Even though the Berks Community Health Center and a satellite campus affiliated with Penn State Health St. Joseph Medical Center are within the city, the major county health system, Tower Health, is located outside the downtown and so are many other health system satellites and outpatient care facilities.

Older city buildings and fewer competing large health systems overall make for a different medical office vacancy picture in Berks as compared to those larger growing metropolitan centers with competing health systems cited in the CBRE report.

Cole said NAI Keystone doesn’t separately track medical office space, but rather overall market office space in two categories, Class A and Class B. He said the Class A buildings score higher in areas of accessibility, infrastructure, location, amenities, age and specific condition of the properties.

Noting that the local suburban office market was flat through the first three quarters of 2017, Cole said Class A buildings had a roughly 10 percent vacancy rate, while Class B buildings were listed at a 16.98 percent vacancy rate.

In Reading, the 2017 vacancy rate for structures deemed Class A was 7.75 percent, while the less desirable Class B facilities had a 24.50 percent vacancy rate.

Cole said the average rental rates for Class B downtown office buildings are low compared to other markets – $8.50 to $12 per square foot – compared to $11 to $15.50 per square foot for Class A facilities that typically do not include utilities or janitorial services.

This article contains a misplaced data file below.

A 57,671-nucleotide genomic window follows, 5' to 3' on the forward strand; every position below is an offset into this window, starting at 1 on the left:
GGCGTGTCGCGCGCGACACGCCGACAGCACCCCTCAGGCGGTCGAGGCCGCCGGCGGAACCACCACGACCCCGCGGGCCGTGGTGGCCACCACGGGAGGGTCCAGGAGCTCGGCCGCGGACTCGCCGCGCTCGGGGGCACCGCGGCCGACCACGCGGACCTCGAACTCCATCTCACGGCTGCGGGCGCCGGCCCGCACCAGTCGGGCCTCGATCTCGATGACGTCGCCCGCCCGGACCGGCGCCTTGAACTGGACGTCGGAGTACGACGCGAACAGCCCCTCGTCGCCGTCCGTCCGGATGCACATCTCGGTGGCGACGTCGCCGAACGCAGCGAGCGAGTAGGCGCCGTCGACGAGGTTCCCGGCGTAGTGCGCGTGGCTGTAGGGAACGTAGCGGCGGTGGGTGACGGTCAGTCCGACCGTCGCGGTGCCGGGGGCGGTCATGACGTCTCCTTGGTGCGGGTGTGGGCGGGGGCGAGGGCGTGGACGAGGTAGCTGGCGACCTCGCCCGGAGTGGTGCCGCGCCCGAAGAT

In contrast, per-square-foot rental rates for offices in the suburbs are $15.50 to $19.50 for Class B and $19.50 to $24.50 for Class A.

“In our market, we have a lot of clients moving from building to building usually in efforts to increase their footprints (expanded space) rather than going to new locations,” Cole said, noting that new construction in the area has remained flat for the past several years.

While Cole’s report addresses overall office market space versus CBRE’s more narrow breakdown for medical office space, the Class A vacancy rates in both Reading and suburbs were below the national 13 percent vacancy rate for market office space reported by CBRE in early 2017.

Cole cited two building sales, the Teleflex facility along Route 183 and a 200 North Park Road property in Wyomissing, as adding to office vacancy rates in the county this year.

In addition, the V.F. project, which houses many existing tenants, also will probably add additional vacancy space in the next 12 to 24 months, he said.

“At the end of the day, we have a lot of new space on the market today than during the same period last year,” Cole said.

As for commercial real estate signs touting office vacancies, particularly in Wyomissing and Spring Township office complexes, Cole said some of the signs are strategically placed for marketing, but also reflect some tenant movement between buildings or issues involving leasing renewals.

“Basically, yes, I think Berks County is in a good position to meet people’s medical office needs for the future because we have existing structures and land on which to build.

“I’ve seen a lot of real estate reports that come out and blanket everything together, but you have to look deeper at the local situation and account for several factors to get a better indication of what is actually going on,” Cole said.